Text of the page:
Want to Directly Contribute to an Azerbaijani’s Goal?

Years ago, a professor introduced me to an organization that allows people from all over the world to loan money to someone seeking to better their lives and their community. It was called Kiva. Kiva, a non-profit organization, has a mission to connect people through lending to alleviate poverty. Leveraging the internet and a worldwide network of microfinance institutions, Kiva lets individuals lend as little as $25 to help create opportunity around the world.

When my professor told me that we could lend money to someone and research their country, I decided to loan $25 to a man in Togo who wanted to buy a corn mill and take on his youngest son as an apprentice to create more local sales of agriculture in his community. I think the best part about Kiva is that you get to read the individual profiles of all of the people seeking loans (which are paid back and can be used to fund another person’s wish!). Sometimes charities can seem so large that your impact can feel very small-you don’t know who got your money, how it is being used, etc. With Kiva, I understood that my money was going to a man named Komi for the purposes of buying a corn mill.

Now, to relate this to Azerbaijan: I went searching on Kiva the other week and saw that quite a few people from Azerbaijan were requesting loans for anything from purchasing sheep to expand a local farm to buying their children a plot of land for their marriages. How do you know you can help someone in Azerbaijan achieve their goal? You can see directly on the page how much of a loan the person requests, how much of the loan has been filled to date, and how many people are loaning to the recipient.

Right now, a man named Tavakkul, a farmer whose only income comes from the sale of dairy products and greens, is requesting a loan of 1,200 AZN (Azerbaijani new manat), or $1,550 USD, for the purchase of quality medicines for his animals. This loan request is new as of today and currently has 0% raised. So if you were to donate just $25 to Tavakkul, for example, you would know that you are contributing 1.62% toward achieving his goal.

There are many other Azerbaijani women and men requesting loans for various medicines, animals, agricultural products, and even college funds. Currently, there are 49 loan requests from the Azerbaijani population. I highly recommend that everyone should check out Kiva.org and find an Azerbaijani’s loan request that represents your particular interest in lending funds to those who will truly benefit from Kiva.org.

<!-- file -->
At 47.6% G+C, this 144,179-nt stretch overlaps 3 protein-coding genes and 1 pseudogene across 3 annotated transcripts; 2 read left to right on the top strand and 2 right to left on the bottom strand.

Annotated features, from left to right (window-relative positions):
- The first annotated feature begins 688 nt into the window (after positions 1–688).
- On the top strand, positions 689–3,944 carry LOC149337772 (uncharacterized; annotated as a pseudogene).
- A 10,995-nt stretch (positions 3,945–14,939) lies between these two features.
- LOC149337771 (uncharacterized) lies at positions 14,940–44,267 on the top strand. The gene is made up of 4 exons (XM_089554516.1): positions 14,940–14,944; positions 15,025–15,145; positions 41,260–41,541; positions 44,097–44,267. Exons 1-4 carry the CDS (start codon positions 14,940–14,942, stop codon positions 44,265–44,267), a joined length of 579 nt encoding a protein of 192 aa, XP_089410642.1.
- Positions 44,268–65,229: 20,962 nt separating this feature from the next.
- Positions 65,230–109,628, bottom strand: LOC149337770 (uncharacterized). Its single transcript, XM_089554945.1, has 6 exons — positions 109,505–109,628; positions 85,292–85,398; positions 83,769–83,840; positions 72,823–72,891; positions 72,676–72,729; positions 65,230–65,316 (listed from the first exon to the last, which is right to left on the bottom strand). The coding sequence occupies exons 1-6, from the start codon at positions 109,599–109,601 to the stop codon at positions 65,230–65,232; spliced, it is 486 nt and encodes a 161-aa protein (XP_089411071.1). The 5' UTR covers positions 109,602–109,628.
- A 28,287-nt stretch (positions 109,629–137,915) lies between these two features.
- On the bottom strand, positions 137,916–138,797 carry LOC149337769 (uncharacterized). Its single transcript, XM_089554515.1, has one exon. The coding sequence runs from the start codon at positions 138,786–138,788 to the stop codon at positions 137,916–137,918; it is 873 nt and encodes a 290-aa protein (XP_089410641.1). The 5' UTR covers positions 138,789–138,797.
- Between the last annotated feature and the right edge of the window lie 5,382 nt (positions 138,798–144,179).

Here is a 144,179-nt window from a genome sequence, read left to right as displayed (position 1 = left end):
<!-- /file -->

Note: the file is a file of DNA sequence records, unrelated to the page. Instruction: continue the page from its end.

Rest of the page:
Post written by Elizabeth Cavin Urquhart

For Food Lovers: Azerbaijani Cuisine

Food plays an important role in Azerbaijan’s culture.  Throughout the centuries, Azerbaijani cuisine has been influenced by the foods of different cultures, though at the same time, it remained distinctive and unique. Many foods that are indigenous to the country can now be seen in the cuisines of other cultures. For the Azerbaijanis, food is an important part of the country’s culture and is deeply rooted in the history, traditions and values of the nation.

Out of 11 climate zones known in the world, nine zones lie within Azerbaijan.  This contributes to the fertility of the land, which in its turn results in the richness of the country’s cuisine. It is famous for an abundance of vegetables and greens used seasonally in the dishes.  Fresh herbs, including mint, coriander, dill, basil, parsley, tarragon, leek, chive, thyme, marjoram, green onion, and watercress are very popular and often accompany main dishes.

In Azerbaijan, people can eat well without spending a fortune on dining out.  Azeri culture displays an intriguing blend of influences from Turkey, the Middle East, Iran, Central Asia, and India.  Most towns in Azerbaijan have at least a handful of inexpensive yəmakxanəs, or food houses, as well as slightly more expensive restaurants catered to tourists-foreign or local.

Lamb, the staple ingredient in most Azerbaijani meals, is usually seasoned with saffron, cinnamon, and fresh coriander.  Dolma, badimcan dolmasi, dushbara (pictured, above), qutab, tika kabab, and qovurma are just a few traditional meals found in Azerbaijan that all typically include lamb.  Several soups, such as sulu khingal (lamb soup with noodles), also boast lamb as their main ingredient.

To accompany Azerbaijani entrées, numerous side dishes are often ordered or cooked at home for a meal.  Sometimes, these dishes will be chosen arbitrarily by the restaurant staff.  If someone does not want to eat one of the dishes, it must be sent back to avoid being charged on the final check.  To the right, you can see a number of Azerbaijani side dishes that typically would be served for lunch or dinner.

Outside of Baku, one will not likely find food houses that serve non-Azeri cuisine.  To find Chinese, Italian, or other cuisines from around the world, one must dine only in the capital.  Staying in Baku will also allow someone to experience the fast food experience of the West.  However, the “fast food” culture outside of Baku is not a burger-and-fries type of meal; Azerbaijani “fast food” cafes and kəbabxanəs (kebab houses) typically serve inexpensive sandwiches made with dönər or tikə kebab or qutab (meat and herb turnovers).